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Application Security

3/20/2013
03:16 AM
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Security-Bug Rating System Gets A Makeover

The Common Vulnerability Scoring System will be moving to its third iteration next year, aiming to make the rankings more objective and add more ratings to increase accuracy

In 2005, three companies -- Cisco, Qualys, and Symantec -- announced the Common Vulnerability Scoring System (CVSS) as a way to rank the security impact of software flaws and the potential risks they posed to companies.

In theory, the flaw scoring system aims to give security professionals, researchers, and software vendors a repeatable way to rank the severity of a vulnerability by measuring the issue's base exploitability, how that evolves over time, and the impact the security bug has on the IT environment. While use of the CVSS has grown, especially in government and research circles, a number of shortcomings -- including less-than-objective scoring -- has curtailed its use in commercial settings.

"It is a grand goal to have -- if I look at some data, and you look at some data, and we end up with the same score," says Carsten Eiram, chief research officer for Risk Based Security, a consultancy. "Yet the guidelines are not that clear, so we are seeing inconsistencies."

The Common Vulnerability Scoring System consists of a base score that attempts to measure the severity of a vulnerability, as well as a temporal score that measures the exploitability of an issue over time and an environmental score that measures how dependent a company is on the vulnerable software product. In 2007, the Forum of Incident Response and Security Teams (FIRST), which took over managing the project, released version 2, adding more detailed rankings and attempting to reduce subjective scores.

While the system works fairly well for many vulnerabilities, there are a large number of issues for which the scoring system fails. In an open letter to FIRST, Brian Martin of the Open Security Foundation and Risk Based Security's Eiram, criticized the current iteration of the standards for its tendency to assign similar scores to flaws with significantly different impacts. The use of only three levels of scoring -- none, partial, and complete -- for most vulnerability attributes tends to mean that a vast middle ground gets assigned to a single value: partial. Companies, such as Oracle, have already used a crutch to work around the issue, creating a "partial+" ranking.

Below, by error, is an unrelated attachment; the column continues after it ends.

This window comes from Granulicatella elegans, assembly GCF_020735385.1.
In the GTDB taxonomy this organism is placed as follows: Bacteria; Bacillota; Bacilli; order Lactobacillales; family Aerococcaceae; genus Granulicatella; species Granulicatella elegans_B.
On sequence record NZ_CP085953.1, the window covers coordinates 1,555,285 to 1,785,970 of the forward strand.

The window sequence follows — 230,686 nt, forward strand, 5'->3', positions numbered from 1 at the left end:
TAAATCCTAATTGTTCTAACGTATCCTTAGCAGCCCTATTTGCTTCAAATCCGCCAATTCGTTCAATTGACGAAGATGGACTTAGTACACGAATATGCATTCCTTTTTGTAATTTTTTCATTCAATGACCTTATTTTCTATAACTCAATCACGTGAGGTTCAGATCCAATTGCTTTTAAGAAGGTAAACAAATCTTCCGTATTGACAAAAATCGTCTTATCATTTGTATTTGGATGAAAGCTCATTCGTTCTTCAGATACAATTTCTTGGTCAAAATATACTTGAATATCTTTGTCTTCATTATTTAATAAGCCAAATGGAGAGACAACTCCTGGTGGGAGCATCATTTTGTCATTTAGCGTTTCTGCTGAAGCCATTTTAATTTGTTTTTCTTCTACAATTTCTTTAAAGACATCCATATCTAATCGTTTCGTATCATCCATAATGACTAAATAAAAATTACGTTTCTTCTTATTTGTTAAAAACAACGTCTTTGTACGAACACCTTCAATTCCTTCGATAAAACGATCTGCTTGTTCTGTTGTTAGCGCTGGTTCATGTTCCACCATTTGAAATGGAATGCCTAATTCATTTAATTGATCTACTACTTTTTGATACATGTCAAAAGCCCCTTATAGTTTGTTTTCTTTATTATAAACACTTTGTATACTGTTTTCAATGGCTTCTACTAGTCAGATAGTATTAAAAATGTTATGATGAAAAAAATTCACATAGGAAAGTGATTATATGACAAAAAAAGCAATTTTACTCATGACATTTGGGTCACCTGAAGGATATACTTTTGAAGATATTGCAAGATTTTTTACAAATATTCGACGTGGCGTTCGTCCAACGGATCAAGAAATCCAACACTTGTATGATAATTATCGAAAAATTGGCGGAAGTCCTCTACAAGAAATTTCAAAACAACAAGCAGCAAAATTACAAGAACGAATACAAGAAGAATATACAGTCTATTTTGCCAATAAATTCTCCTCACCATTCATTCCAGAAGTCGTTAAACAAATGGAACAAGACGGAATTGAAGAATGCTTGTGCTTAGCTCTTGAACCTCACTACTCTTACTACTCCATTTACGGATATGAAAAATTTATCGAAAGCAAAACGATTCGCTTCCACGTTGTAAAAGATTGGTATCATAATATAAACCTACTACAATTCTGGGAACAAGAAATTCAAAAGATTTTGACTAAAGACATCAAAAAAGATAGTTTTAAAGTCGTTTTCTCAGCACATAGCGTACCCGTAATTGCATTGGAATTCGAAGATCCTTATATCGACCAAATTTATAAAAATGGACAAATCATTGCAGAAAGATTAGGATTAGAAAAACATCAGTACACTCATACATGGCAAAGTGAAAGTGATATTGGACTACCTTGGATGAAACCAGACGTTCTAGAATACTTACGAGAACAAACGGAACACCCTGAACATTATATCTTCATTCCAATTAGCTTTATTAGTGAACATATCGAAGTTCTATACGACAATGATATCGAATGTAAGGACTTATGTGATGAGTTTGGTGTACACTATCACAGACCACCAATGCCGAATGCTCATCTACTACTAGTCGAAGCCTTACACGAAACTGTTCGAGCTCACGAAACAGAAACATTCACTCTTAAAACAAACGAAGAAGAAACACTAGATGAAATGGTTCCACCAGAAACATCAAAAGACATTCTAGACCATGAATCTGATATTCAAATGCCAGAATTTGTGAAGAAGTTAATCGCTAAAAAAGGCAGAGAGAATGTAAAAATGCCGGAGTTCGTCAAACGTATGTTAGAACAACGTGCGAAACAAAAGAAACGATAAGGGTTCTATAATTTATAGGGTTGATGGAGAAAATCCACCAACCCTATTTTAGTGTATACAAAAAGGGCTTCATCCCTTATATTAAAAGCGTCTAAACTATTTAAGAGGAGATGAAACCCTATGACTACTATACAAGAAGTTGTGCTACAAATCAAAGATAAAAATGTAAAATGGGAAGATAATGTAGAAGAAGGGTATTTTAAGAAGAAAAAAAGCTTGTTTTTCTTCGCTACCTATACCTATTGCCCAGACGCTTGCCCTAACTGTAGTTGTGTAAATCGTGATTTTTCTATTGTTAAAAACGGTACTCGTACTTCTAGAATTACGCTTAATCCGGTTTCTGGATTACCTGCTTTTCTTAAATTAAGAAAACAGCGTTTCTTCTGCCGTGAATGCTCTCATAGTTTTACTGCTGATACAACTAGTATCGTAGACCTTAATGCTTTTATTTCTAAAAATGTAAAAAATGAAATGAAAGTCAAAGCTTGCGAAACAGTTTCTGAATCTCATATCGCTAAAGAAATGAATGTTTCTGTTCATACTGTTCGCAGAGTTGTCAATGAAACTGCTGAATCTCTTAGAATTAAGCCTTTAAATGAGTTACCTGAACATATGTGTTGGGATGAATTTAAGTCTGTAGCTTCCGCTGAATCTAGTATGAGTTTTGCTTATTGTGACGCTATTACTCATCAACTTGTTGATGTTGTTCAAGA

The lack of a fine-enough focus is something that FIRST aims to fix in CVSS version 3, says Seth Hanford, chair of the Special Interest Group for CVSS Version 3 at FIRST.

"The CVSS scores don't always line up with reality," he says. "It is hard to score, for example, a bypass of a firewall. It doesn't really affect the host dramatically, but it has a major impact on the business overall."

[A pair of reports look at the trends in vulnerability disclosure over a decade or more. Here are four lessons from the data on more than 50,000 flaws. See Lessons Learned From A Decade Of Vulnerabilities.]

Because scores are calculated from the standpoint, or scope, of the host operating system, vulnerabilities that could impact other systems, or reduce the security posture of an entire network, are difficult to score properly under version 2, Hanford says. The group is creating a number of strategies to better rate vulnerabilities in CVSS version 3, including giving more weight to a "partial" ranking and adding new metrics, such as user interaction and privileges.

Adding more attributes to the scoring system can result in better scores, but could also make the scores more subjective, and subjective ratings are a lot less useful, says Vinnie Liu, a managing partner with consultancy Stach & Liu. An IT security group that uses vulnerability rankings to triage fixes may face pushback from developers, some of whom believe that refuting the rankings is a better use of their time than fixing the issues, Liu says.

"They will bicker over things like that, rather than focus on fixing the problems," he says. "They will focus on how to argue the number down."

FIRST plans to make the Common Vulnerability Scoring System an on-going project: As soon as CVSS version 3 is released, the group will begin work on version 4, FIRST's Hanford says. Threats on the Internet keep changing, which tend to highlight different weaknesses in the system, he says.

"The nature of the threats on the Internet are very different," Hanford says. "With CVSS version 2, we were dealing primarily with network worms."

A draft of version 3 of the Common Vulnerability Scoring System is due by the end of the year, with the final draft schedule to be completed by summer 2014.

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